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As we age, our bodies undergo a multitude of changes, and our eyes are no exception to this process.
Some of the changes are subtle while others are near-impossible to ignore. For example, the phenomenon of persistently watery eyes or excessive tearing can be troubling enough to command attention quickly.
Excessive tearing tends to happen among older individuals and is one of the most common eye problems in elderly people. More importantly, it can have a significant impact on their comfort and well-being. We’ll discuss this condition today.
What are watery eyes?
Before we go into the condition of (excessively) watery eyes, also known as epiphora, we should clarify this: our eyes are always meant to have some lubrication.
Our tears, specifically, have a purpose. They lubricate the eyes and also shield them from potential irritants by washing away things like dust before they can cause damage.
Epiphora happens when the eyes produce too much lubrication or tears. This can be uncomfortable, for obvious reasons, and can be either long-term or temporary. It may also afect people of all ages, but is most common in those who are over 60.
Moreover, watery eyes in the elderly as well as others can be caused by a wide range of things. We go over some of them below.
Causes of Watery Eyes
1. Malposition of Eyelids
Believe it or not, abnormal positioning of the eyelids can cause your eyes to overwater! Also called ectropion, this condition is a common cause of watery eyes in elderly patients.
This happens because the skin of our eyelids gets looser over time. At some point, the lower eyelids can sag and pull away from their original position. This is a problem because the shape of our eyelids actually serves to lead excess tears to the tear ducts.
Without that, the lubrication in our eyes accumulates until it reaches excessive levels. As older people tend to have looser skin, this is why this leads to watery eyes being one of the most common eye problems in the elderly.
2. Dry Eye Syndrome
Our tear glands naturally produce less tears as we age. Unfortunately, this scaling back of production can actually lead to the opposite of what you’d expect: that is, they can lead to watery eyes.
This is because reduced tear production can lead to your eyes often being dry and irritated (which is expected). Over time, your body can try to correct this by overcompensating, leading to the opposite condition – especially overly watery eyes in the elderly.
It’s also worth noting that this can happen due to some medications. Even having certain eye conditions can heighten the odds of developing watery eyes.
3. Blockage of the Tear Duct
Another common cause of watery eyes is tear duct blockage. We have channels going from the eye to the nose that our bodies use to drain excess tears. When those passages are blocked, the tears build up in your eyes.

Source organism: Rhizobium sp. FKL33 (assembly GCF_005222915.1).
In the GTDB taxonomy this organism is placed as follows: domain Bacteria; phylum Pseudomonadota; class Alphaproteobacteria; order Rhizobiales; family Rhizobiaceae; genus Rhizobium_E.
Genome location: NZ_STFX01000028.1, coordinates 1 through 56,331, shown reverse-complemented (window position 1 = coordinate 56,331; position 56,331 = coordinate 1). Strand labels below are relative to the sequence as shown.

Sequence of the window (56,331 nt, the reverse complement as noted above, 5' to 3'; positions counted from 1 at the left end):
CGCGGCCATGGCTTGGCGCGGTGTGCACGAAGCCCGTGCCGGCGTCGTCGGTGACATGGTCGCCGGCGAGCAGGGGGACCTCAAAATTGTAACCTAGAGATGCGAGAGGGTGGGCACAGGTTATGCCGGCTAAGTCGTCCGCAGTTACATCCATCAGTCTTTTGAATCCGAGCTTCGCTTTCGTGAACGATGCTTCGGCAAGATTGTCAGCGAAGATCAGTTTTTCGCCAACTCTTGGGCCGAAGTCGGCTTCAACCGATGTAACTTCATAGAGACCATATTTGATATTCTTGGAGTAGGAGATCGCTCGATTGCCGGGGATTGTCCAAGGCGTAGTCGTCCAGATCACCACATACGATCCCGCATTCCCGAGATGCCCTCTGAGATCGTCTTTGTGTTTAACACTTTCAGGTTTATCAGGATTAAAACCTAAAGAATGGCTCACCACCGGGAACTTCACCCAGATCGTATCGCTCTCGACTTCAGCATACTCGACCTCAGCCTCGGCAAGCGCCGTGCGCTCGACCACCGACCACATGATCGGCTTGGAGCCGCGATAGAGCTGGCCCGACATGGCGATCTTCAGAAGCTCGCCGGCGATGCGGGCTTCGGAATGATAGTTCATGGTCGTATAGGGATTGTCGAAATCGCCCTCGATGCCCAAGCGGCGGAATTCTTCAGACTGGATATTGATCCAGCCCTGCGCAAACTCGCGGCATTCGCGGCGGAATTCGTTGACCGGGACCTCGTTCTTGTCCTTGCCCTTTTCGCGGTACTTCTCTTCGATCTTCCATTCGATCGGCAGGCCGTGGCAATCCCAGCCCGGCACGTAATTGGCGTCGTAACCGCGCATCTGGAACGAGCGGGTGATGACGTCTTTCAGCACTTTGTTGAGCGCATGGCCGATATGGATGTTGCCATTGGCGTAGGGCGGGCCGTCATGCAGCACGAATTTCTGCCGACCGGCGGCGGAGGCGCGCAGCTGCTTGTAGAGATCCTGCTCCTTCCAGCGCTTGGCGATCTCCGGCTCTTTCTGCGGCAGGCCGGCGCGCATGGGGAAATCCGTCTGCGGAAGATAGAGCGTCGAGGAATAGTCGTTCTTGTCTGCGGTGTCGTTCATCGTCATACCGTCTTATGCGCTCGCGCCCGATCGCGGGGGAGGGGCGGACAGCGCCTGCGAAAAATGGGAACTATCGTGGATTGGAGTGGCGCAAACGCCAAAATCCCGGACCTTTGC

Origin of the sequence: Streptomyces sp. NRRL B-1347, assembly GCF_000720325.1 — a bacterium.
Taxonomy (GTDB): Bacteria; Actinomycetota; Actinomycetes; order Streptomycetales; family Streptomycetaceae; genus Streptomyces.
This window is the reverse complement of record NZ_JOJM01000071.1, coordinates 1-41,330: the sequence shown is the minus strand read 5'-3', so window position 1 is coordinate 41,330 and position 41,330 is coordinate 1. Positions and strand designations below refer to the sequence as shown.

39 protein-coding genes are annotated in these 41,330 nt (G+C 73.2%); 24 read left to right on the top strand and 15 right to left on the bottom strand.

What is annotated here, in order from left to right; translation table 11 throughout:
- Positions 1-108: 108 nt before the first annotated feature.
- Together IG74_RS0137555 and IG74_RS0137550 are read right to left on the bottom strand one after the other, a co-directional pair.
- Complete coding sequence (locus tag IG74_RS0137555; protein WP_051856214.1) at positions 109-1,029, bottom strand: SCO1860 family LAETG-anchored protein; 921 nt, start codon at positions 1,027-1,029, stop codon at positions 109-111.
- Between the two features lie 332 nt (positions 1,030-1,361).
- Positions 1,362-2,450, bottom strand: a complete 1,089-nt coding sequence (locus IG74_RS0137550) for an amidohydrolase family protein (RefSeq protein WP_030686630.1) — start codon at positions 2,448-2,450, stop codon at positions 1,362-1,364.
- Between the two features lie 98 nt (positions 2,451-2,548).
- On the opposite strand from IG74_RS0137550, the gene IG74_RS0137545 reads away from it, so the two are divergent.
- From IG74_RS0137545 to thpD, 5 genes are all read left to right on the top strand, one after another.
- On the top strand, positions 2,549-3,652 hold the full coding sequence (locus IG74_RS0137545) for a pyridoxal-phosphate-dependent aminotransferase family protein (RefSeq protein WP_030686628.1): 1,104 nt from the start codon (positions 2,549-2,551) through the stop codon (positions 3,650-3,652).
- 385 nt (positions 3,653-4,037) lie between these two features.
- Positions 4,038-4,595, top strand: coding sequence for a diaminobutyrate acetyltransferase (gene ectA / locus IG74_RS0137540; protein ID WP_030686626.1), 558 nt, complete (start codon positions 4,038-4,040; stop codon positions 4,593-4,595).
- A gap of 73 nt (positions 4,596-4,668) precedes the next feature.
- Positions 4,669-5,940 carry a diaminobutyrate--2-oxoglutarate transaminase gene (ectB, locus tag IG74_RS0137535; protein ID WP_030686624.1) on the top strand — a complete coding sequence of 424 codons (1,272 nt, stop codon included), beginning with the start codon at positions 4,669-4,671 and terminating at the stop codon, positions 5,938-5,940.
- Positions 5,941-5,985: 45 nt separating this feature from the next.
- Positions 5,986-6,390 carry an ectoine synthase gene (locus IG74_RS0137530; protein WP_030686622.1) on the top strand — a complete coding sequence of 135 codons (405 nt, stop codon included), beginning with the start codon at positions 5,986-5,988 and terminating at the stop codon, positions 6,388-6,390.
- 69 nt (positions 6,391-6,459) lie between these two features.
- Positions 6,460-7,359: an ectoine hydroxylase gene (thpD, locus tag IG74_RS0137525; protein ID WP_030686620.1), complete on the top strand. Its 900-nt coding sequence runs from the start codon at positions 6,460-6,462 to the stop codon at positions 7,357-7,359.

Unfortunately, there are a lot of things that can block these channels. A common cause for this is old age.
Other common causes include infections which can cause the tapered upper end of the duct to swell shut. Trauma can also damage the ducts and impede the regular flow of tears.
Solutions and Management Options for Watery Eyes
So, what can you do to treat your watery eyes? It actually depends on the cause, as different ones will require different treatments.
For instance, if your eyes are watery due to malposition or droopy eyelids, the chief treatment may well be surgery. This is because there is a surgical procedure that tightens the tendon holding the eyelid up, letting it stay in its proper position.
On the other hand, if the condition is caused by an infection, you are more likely to need antibiotics and regular checks to prevent scarring of the ducts.
Meanwhile, if it is caused by Dry Eye Syndrome, you might need prescription eye drops. You can also flush blocked tear ducts with saline solution, although some doctors prefer to probe them in certain cases so that they can manually remove blockages.
Some cases may also be treated with a surgical procedure called a dacryocystorhinostomy. This involves the creation of a new channel that runs from the tear sac to the inside of your nose, avoiding the blocked portion of your tear duct.
Note that some parts of the treatment may be up to you too. For instance, it’s advised not to rub your eyes too often if they’re already watery. Not only can rubbing the eyes make the tear production worse but it can also damage your eyes.
You should also try to protect your eyes from irritants and sources of damage, e.g. ultraviolet radiation. Stay away from overly dusty environments and wear sunglasses when out in the daytime.
See an eye doctor about your watery eyes
All of this being said, you can’t really tell which treatment is best for your situation until you see a doctor. An eye specialist can assess your eyes and even run tests to figure out the cause of your condition, then prescribe treatment accordingly.
To see to that, call us to enquire or book an appointment for an eye screening today. Our eye doctors can evaluate your situation and make recommendations based on what’s best for your eye health.